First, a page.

A new generation of Recycable, Reducible and Reusable cast glass components for structural and architectural applications.
It is only in the last decades that the structural potential of glass has started to unveil. Combining transparency with a high compressive strength, glass enables us to make diaphanous load-bearing compressive members, from beams and columns to free-standing facades and entire glass structures. Although glass’ fabrication boundaries have been continuously stretching, so far, glass structures are still confined to the shapes and dimensions that can be realized by the virtually flat elements fabricated by the float industry. Moreover, despite the fact that glass is fully recyclable, the majority of glass objects are neither reused nor recycled, mainly due to contamination from coatings and adhesives.
Cast glass can escape the design limitations generated from the 2-dimensional nature of float glass. By pouring molten glass into moulds, solid 3-dimensional glass components can be obtained of virtually any shape and cross-section.
Owing to their large cross-sectional area and monolithic nature, such components can form repetitive units for the construction of 3-dimensional, free-form glass structures that do not buckle due to slender proportions, taking full advantage of glass’s high compressive strength and sparing the necessity of an additional supporting structure. The Crystal Houses façade in Amsterdam, designed by MVRDV and developed by the TU Delft Glass & Transparency group, forms the current state-of-the-art in the field of architectural cast glass. The cast block façade, bonded by a rigid, colourless adhesive of virtually zero thickness, manifests the potential of cast glass in architecture but also points out the engineering challenges resulting from a permanent construction of extreme accuracy and intensive and meticulous labour.
Grasping this potential, the “Re3 Glass” project introduces a novel, reversible system comprising dry-assembled, interlocking cast glass components in respect to the waste hierarchy of Reduce, Reuse and Recycle. Re3 Glass can tackle the challenges generated by the aforementioned system and enable the circular use of the glass components, through the following threefold Re3 approach:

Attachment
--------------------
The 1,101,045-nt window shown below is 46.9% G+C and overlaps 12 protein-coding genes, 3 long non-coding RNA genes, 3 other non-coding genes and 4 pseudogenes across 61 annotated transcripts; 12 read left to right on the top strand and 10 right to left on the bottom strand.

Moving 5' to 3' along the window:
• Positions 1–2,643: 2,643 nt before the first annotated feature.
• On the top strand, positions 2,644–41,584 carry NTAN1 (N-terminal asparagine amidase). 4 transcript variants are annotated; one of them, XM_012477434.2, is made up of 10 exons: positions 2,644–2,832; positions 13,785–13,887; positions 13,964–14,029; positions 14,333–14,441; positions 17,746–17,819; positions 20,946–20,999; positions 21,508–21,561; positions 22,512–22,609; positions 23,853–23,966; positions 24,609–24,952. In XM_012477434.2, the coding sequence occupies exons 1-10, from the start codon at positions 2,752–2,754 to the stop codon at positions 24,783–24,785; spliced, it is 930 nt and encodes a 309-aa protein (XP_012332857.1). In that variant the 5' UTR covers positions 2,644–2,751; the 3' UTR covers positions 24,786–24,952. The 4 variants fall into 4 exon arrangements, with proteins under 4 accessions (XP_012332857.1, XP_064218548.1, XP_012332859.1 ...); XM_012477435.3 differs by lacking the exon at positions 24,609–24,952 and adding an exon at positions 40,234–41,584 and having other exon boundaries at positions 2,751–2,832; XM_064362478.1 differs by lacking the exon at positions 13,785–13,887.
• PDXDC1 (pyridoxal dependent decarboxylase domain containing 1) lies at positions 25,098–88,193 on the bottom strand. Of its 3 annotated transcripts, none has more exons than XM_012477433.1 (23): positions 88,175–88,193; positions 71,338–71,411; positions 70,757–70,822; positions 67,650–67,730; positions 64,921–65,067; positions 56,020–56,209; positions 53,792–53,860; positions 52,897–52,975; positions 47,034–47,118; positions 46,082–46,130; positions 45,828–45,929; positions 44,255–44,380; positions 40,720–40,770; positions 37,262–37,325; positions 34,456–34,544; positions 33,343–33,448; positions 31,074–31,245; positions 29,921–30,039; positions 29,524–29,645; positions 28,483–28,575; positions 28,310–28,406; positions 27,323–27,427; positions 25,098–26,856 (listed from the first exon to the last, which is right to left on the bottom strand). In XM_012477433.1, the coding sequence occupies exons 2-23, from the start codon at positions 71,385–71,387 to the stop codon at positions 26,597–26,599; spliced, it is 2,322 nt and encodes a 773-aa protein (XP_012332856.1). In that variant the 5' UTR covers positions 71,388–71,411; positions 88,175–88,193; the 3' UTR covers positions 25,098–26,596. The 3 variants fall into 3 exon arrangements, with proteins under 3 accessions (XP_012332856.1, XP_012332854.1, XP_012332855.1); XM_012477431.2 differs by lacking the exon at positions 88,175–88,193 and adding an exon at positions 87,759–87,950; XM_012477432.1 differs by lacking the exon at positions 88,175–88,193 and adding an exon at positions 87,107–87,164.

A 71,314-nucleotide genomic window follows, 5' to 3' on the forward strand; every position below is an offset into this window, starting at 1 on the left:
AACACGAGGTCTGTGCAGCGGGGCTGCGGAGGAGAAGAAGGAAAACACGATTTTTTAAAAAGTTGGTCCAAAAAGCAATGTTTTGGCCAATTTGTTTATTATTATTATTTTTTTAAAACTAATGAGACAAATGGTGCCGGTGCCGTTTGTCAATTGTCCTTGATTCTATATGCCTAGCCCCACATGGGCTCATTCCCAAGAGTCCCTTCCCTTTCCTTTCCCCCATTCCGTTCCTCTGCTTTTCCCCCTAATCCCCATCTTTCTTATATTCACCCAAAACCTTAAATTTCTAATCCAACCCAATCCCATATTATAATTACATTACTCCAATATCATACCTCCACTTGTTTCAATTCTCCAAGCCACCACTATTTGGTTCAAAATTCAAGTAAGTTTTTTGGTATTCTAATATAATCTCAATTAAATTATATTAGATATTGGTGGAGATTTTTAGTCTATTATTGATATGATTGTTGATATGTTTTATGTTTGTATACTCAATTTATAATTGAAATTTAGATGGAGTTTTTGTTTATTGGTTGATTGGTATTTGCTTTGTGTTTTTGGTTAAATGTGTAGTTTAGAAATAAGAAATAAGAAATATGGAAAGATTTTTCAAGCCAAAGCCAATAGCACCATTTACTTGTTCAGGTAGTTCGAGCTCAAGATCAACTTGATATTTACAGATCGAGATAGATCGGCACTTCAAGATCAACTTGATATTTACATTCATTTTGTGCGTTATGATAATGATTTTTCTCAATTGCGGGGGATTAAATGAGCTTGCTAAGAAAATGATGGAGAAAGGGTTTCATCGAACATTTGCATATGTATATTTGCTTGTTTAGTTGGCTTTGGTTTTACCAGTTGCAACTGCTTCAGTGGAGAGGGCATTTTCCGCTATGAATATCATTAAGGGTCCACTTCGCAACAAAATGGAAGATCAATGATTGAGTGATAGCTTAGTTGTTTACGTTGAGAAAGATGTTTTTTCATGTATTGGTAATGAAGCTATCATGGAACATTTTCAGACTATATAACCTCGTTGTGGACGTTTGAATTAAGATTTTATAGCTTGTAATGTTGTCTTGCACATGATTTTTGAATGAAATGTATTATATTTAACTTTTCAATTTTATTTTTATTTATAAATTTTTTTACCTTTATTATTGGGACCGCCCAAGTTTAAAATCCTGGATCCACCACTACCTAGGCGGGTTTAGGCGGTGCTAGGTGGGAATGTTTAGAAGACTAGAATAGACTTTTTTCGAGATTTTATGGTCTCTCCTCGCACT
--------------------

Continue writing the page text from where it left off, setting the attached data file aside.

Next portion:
Step 1: REcycle by employing waste glass
Although in theory glass can be endlessly remelted without loss in quality, in practice only a small percentage gets recycled, mainly by the float and packaging industry. Most of the discarded glass fails to pass the high quality standards of the prevailing glass industry -due to coatings, adhesives, other contaminants or incompatibility of the recipe- and ends up in the landfill. Employing discarded glass in cast components can be a way to reintroduce this waste to the supply chain. Cast glass units–due to their increased cross section– can tolerate a higher degree of impurities and thus can be produced by using waste glass as a raw source, without necessarily compromising their mechanical or aesthetical properties.
Step 2: REduce by implementing smart geometry
Smart geometry is implemented in the form of cavities and notches, to achieve lightweight yet strong components that reduce not only the required raw material but also the overall embodied energy.
Step 3: REuse by designing interlocking components
Through an interlocking geometry, the proposed system can attain the desired stiffness and stability with the aid of minimal metal framing. Furthermore, the new system circumvents the use of adhesives by using a dry, colourless interlayer as an intermediate between the glass units. Besides preventing stress concentrations due to glass to glass contact, the dry interlayer can also accommodate the inevitable dimensional tolerances in the cast units’ size. Most important, a dry interlayer allows for a reversible glass system and for the circular use of the components.
To validate the concept, different component geometries have been developed and kilncast by the Glass & Transparency Group of TU Delft and assessed in terms of mechanical interlocking capacity, mass distribution and ease of fabrication. The structural performance of the interlocking components is validated by both numerical models and physical testing of the kilncast prototypes.
Different materials, (e.g. PVB, PU) and production methods for the dry, transparent interlayer have also been experimentally assessed. Series of experiments on different glass types, from beer bottles and Pyrex® trays to mobile phone and computer screens, open new possibilities for the recycling of everyday glass waste into structural glass components.
Outcome of the “Re3 Glass” project is the new generation of REcyclable, REducible and REusable cast glass components, proposing an innovative and sustainable way of building with diaphanous structural components.
Design, Research & Development team
- TU Delft
(Faculty of Architecture and the Built Environment & Faculty of Civil Engineering and Geosciences)
MSc students: ir. Erwin Jacobs, Giulia Frigo
- External collaborators
Prof. Jiyong Lee & Katherine Rutecki from Southern Illinois University (SIU), School of Art and Design
The initiation of this project has been funded by a 4TU.Bouw Lighthouse 2017 grant.